'He was blown away and came up with a brilliant idea, to bring Matthew together with Dave and me to play at the  Belfast Festival,' says Davis. 'That was a really great gig and we realised we’d got something we could work on. And we’ve been busy ever since.'
Kane remembers the band’s debut with equal affection. He partly attributes the gig’s success to the audience: 'If you feel the audience are there with you, it shapes the music and in Belfast they were really involved and giving and receptive and it was an amazing gig.'
'If you’re reaching out to the audience and they’re just sitting there not knowing how to react, that’s the worst,' adds Bourne. '[Jazz legend] Illinois Jacquet said, "It’s like having sex with a woman and there’s nothing happening. That’s bad." So, yeah, the success of most gigs is dependent on the audience and the Belfast audience was one of the best I’ve ever experienced.'
As well as their work together, Bourne, Davis and Kane all perform in other contexts. Bourne often plays solo, Davis leads the London-based Human and Kane leads Rabbit Project. Davis has also worked with Van Morrison recently, playing in his band at Morrison’s celebrated gig in Belfast’s tiny Harp Bar, on New Year’s Eve, 2013.
'I’ve never worked with someone like that, with six Grammys or whatever, and it was a revelation,' he enthuses. 'We did 11 rehearsals. Usually in our field we do one rehearsal for lots of gigs. This was lots of rehearsal for one gig.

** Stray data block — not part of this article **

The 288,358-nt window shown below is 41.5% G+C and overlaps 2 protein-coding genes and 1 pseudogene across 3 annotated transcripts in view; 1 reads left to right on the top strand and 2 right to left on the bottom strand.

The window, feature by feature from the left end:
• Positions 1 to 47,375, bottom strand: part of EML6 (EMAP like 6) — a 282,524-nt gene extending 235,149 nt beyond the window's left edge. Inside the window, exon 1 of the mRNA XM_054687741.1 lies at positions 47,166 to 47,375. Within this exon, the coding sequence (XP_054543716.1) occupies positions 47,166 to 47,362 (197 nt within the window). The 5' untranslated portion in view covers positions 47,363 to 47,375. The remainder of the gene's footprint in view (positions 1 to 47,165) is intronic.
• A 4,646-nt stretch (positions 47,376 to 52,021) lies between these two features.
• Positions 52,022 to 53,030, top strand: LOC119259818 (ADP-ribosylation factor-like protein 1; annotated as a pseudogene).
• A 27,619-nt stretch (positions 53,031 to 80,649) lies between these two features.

'I don’t have Van Morrison albums,' he admits. 'I wouldn’t have been a fan. But when I worked with him I really realised why Van has had the career he’s had, because there’s something about his voice and the way he can put a song across and the power he has musically to control a song with a group of people that’s special, and I didn’t realise that until I worked with him.
'And he understands blues and jazz very deeply. He knows a lot about the recordings and the history and who played on what. He follows everything really closely. He knows about everything on the scene in Northern Ireland and Ireland and the UK. Even after doing it for so long, he’s so into music. He is just possessed by it. He just wants to play. That’s what was lovely. And he was very pleasant and open.'
At the upcoming Brilliant Corners Jazz Festival, Bourne Davis Kane will be playing a composition, 'Sound Carvings, Strange Tryst', specially written for them by contemporary classical composer and Queen’s University academic Piers Hellawell.
The collaboration is intriguing, given the separate musical worlds inhabited by jazz and classical musicians. 'The challenges have been huge, a lot harder than I expected,' says Davis. 'We’ve had intensive sessions looking at Piers’s music and they’ve been really difficult because the music he writes is complex but also quite different from what we do.
'A classical composer is used to writing a fixed piece and every time it’s played it’s exactly the same. But now Piers is having to write something where the score will change and evolve as we play it more. So he’s trying to write in a new way that will accommodate the way we work.'
Exceptionally for a jazz band, Bourne Davis Kane have now been together for nearly 12 years, since that legendary debut at the Belfast Festival. The musicians’ enthusiasm for their partnership remains undiminished, however.
'The enjoyable thing is you never know where the music’s going to go,' explains Kane. 'And we all have a similar sense of humour and that comes out in the way we perform. It’s never taken too seriously, which a lot of improvised music can be.'
'It’s the best group and the best musical situation I’ve ever been in,' Davis concludes simply.